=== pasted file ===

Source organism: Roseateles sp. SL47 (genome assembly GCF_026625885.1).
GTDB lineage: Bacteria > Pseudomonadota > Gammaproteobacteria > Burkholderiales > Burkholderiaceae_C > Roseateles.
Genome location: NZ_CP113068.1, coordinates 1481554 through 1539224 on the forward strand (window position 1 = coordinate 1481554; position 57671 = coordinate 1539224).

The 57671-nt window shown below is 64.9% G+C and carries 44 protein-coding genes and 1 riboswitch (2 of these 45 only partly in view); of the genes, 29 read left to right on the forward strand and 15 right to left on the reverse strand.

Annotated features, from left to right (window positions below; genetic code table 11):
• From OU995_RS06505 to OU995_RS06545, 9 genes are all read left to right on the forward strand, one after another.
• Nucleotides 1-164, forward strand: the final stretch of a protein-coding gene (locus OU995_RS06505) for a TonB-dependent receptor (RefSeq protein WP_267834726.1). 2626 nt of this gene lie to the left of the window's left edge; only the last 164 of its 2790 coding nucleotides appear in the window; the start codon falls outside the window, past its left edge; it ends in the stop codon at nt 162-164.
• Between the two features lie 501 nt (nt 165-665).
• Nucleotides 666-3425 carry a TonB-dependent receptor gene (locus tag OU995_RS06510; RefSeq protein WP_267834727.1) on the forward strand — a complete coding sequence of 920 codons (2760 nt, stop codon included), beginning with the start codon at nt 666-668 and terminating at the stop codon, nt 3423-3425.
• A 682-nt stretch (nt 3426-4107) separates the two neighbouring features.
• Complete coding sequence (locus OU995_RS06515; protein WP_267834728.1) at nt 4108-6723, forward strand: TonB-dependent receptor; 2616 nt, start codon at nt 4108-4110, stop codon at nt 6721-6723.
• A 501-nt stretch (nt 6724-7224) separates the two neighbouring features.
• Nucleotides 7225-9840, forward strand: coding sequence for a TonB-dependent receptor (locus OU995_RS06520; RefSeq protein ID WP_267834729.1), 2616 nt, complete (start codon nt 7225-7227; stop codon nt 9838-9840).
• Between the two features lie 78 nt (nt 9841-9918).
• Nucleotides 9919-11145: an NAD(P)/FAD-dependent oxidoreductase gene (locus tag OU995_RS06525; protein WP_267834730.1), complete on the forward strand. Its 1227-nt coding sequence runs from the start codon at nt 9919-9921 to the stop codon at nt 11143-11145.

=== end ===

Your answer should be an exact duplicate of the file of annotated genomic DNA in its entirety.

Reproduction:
Source organism: Roseateles sp. SL47 (genome assembly GCF_026625885.1).
GTDB lineage: Bacteria > Pseudomonadota > Gammaproteobacteria > Burkholderiales > Burkholderiaceae_C > Roseateles.
Genome location: NZ_CP113068.1, coordinates 1481554 through 1539224 on the forward strand (window position 1 = coordinate 1481554; position 57671 = coordinate 1539224).

The 57671-nt window shown below is 64.9% G+C and carries 44 protein-coding genes and 1 riboswitch (2 of these 45 only partly in view); of the genes, 29 read left to right on the forward strand and 15 right to left on the reverse strand.

Annotated features, from left to right (window positions below; genetic code table 11):
• From OU995_RS06505 to OU995_RS06545, 9 genes are all read left to right on the forward strand, one after another.
• Nucleotides 1-164, forward strand: the final stretch of a protein-coding gene (locus OU995_RS06505) for a TonB-dependent receptor (RefSeq protein WP_267834726.1). 2626 nt of this gene lie to the left of the window's left edge; only the last 164 of its 2790 coding nucleotides appear in the window; the start codon falls outside the window, past its left edge; it ends in the stop codon at nt 162-164.
• Between the two features lie 501 nt (nt 165-665).
• Nucleotides 666-3425 carry a TonB-dependent receptor gene (locus tag OU995_RS06510; RefSeq protein WP_267834727.1) on the forward strand — a complete coding sequence of 920 codons (2760 nt, stop codon included), beginning with the start codon at nt 666-668 and terminating at the stop codon, nt 3423-3425.
• A 682-nt stretch (nt 3426-4107) separates the two neighbouring features.
• Complete coding sequence (locus OU995_RS06515; protein WP_267834728.1) at nt 4108-6723, forward strand: TonB-dependent receptor; 2616 nt, start codon at nt 4108-4110, stop codon at nt 6721-6723.
• A 501-nt stretch (nt 6724-7224) separates the two neighbouring features.
• Nucleotides 7225-9840, forward strand: coding sequence for a TonB-dependent receptor (locus OU995_RS06520; RefSeq protein ID WP_267834729.1), 2616 nt, complete (start codon nt 7225-7227; stop codon nt 9838-9840).
• Between the two features lie 78 nt (nt 9841-9918).
• Nucleotides 9919-11145: an NAD(P)/FAD-dependent oxidoreductase gene (locus tag OU995_RS06525; protein WP_267834730.1), complete on the forward strand. Its 1227-nt coding sequence runs from the start codon at nt 9919-9921 to the stop codon at nt 11143-11145.